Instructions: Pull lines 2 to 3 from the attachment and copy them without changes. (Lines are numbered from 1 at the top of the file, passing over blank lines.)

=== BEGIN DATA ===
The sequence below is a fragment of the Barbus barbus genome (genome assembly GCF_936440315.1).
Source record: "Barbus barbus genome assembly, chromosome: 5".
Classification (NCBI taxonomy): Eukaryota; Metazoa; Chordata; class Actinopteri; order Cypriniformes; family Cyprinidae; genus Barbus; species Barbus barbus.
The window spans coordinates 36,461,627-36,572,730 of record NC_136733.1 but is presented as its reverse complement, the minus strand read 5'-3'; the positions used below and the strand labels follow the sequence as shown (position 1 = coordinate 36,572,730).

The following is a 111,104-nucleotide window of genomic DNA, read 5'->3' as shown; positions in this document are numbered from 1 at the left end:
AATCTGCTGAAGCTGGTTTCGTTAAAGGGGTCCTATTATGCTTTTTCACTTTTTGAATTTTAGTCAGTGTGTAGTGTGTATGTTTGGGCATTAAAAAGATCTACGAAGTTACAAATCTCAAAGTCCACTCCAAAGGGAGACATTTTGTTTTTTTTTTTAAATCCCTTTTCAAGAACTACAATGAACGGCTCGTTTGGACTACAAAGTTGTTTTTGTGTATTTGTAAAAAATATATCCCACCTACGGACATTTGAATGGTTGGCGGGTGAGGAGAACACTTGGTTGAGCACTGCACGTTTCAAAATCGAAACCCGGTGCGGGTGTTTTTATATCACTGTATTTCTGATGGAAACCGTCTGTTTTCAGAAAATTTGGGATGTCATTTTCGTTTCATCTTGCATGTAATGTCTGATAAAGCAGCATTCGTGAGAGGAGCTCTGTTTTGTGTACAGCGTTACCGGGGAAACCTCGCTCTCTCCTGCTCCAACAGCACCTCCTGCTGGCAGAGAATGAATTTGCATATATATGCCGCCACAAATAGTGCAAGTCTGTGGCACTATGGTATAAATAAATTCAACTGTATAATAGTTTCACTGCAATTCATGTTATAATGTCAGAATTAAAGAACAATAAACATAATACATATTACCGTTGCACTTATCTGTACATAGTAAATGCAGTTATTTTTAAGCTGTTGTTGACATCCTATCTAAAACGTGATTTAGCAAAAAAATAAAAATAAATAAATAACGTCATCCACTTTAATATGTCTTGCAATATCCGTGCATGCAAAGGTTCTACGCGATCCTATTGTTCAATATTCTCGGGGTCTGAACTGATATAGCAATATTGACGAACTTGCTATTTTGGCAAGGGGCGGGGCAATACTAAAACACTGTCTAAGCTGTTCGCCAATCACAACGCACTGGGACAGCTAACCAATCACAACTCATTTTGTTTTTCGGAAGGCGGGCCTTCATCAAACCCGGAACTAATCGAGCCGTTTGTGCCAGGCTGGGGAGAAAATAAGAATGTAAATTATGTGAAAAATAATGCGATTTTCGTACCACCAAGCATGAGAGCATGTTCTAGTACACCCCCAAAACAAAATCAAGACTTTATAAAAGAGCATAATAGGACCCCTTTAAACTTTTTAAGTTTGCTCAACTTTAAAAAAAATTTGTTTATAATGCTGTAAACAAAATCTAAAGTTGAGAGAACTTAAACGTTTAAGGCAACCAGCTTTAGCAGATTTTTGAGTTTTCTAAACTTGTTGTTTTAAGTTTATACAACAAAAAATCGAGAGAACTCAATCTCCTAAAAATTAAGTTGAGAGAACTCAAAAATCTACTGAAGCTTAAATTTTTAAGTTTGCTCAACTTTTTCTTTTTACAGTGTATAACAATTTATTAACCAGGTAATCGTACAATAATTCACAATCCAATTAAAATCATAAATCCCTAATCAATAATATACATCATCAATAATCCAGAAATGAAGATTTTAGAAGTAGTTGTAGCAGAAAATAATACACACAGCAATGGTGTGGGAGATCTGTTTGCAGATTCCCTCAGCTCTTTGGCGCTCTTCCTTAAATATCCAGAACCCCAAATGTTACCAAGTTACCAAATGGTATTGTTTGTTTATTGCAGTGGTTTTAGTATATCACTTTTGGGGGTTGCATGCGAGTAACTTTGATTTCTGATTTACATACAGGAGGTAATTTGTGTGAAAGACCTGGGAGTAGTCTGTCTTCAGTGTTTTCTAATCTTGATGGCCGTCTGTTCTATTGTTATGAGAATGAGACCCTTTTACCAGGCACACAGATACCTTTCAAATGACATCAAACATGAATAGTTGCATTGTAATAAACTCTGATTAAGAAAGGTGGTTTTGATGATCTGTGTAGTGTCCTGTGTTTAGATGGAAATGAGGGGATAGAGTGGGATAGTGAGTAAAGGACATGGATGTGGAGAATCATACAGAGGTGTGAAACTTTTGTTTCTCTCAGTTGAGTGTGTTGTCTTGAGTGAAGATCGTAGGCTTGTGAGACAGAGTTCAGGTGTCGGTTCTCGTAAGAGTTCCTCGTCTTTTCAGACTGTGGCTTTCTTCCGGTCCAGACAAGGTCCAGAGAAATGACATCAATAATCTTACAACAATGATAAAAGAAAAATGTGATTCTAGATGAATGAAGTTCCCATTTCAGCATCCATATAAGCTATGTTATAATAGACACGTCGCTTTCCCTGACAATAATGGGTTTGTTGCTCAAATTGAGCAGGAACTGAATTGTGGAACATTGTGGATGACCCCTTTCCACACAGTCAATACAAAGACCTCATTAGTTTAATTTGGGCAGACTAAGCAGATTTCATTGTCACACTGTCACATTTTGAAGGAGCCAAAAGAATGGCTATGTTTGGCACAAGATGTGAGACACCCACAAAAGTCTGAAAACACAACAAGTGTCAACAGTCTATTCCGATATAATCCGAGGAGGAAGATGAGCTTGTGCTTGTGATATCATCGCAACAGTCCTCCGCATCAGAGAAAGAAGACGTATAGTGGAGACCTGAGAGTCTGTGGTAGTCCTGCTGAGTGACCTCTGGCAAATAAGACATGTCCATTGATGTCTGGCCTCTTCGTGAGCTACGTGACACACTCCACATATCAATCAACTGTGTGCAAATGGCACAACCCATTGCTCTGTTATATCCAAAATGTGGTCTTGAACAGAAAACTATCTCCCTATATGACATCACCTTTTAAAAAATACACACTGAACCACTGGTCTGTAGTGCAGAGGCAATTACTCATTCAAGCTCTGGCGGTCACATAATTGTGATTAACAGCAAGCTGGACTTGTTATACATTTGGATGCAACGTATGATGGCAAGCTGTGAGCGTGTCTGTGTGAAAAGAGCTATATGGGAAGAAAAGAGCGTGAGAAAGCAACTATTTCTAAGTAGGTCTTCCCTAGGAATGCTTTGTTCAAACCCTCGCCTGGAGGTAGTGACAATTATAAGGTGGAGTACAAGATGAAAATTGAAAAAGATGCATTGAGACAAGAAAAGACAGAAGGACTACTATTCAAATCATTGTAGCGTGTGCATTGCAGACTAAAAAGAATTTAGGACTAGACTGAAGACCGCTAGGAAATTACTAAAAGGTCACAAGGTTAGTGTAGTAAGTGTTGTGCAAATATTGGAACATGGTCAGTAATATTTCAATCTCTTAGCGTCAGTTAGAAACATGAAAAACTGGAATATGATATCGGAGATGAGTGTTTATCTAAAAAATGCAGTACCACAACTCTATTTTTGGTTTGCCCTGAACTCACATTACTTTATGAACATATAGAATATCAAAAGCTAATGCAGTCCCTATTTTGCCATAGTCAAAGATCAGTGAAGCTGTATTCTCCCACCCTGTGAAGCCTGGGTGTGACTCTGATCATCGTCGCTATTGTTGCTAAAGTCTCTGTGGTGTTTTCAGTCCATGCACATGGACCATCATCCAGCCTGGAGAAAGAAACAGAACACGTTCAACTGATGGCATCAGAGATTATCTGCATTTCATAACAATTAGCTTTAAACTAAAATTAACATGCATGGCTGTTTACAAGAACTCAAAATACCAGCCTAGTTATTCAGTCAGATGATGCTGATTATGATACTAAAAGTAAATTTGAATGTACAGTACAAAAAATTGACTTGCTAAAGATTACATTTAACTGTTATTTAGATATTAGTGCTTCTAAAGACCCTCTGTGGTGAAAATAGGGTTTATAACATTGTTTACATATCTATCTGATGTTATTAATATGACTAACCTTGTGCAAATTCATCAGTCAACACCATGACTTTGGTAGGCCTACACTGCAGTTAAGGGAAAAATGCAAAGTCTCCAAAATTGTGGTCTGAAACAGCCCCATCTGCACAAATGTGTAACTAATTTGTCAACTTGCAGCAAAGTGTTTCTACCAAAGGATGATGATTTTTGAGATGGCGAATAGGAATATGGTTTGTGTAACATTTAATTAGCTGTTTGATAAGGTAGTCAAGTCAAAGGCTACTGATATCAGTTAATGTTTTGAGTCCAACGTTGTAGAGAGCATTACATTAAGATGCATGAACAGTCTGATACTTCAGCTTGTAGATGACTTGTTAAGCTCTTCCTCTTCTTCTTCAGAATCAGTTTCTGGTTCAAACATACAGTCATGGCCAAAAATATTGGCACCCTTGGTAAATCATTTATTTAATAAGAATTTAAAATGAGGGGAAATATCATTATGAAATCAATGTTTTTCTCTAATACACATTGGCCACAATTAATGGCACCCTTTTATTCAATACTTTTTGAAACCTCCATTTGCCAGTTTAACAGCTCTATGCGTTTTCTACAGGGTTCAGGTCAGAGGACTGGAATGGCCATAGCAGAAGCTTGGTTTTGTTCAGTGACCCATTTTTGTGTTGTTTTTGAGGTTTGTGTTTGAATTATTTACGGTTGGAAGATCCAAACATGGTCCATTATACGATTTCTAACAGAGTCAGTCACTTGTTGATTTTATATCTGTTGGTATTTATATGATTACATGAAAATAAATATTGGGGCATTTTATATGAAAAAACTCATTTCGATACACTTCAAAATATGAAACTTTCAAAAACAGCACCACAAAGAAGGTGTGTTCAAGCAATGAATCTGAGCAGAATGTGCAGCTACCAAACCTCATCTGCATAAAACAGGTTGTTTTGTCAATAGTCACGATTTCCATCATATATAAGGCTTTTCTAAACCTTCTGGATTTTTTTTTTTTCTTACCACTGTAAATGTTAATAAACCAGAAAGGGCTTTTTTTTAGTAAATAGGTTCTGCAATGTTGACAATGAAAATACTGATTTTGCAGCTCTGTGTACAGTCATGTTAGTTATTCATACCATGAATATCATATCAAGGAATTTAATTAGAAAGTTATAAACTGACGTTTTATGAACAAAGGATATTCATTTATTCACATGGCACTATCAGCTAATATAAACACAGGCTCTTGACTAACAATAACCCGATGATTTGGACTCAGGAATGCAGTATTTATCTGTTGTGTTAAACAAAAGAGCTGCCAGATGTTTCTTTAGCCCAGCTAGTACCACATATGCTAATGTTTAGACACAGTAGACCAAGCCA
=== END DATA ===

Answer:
Source record: "Barbus barbus genome assembly, chromosome: 5".
Classification (NCBI taxonomy): Eukaryota; Metazoa; Chordata; class Actinopteri; order Cypriniformes; family Cyprinidae; genus Barbus; species Barbus barbus.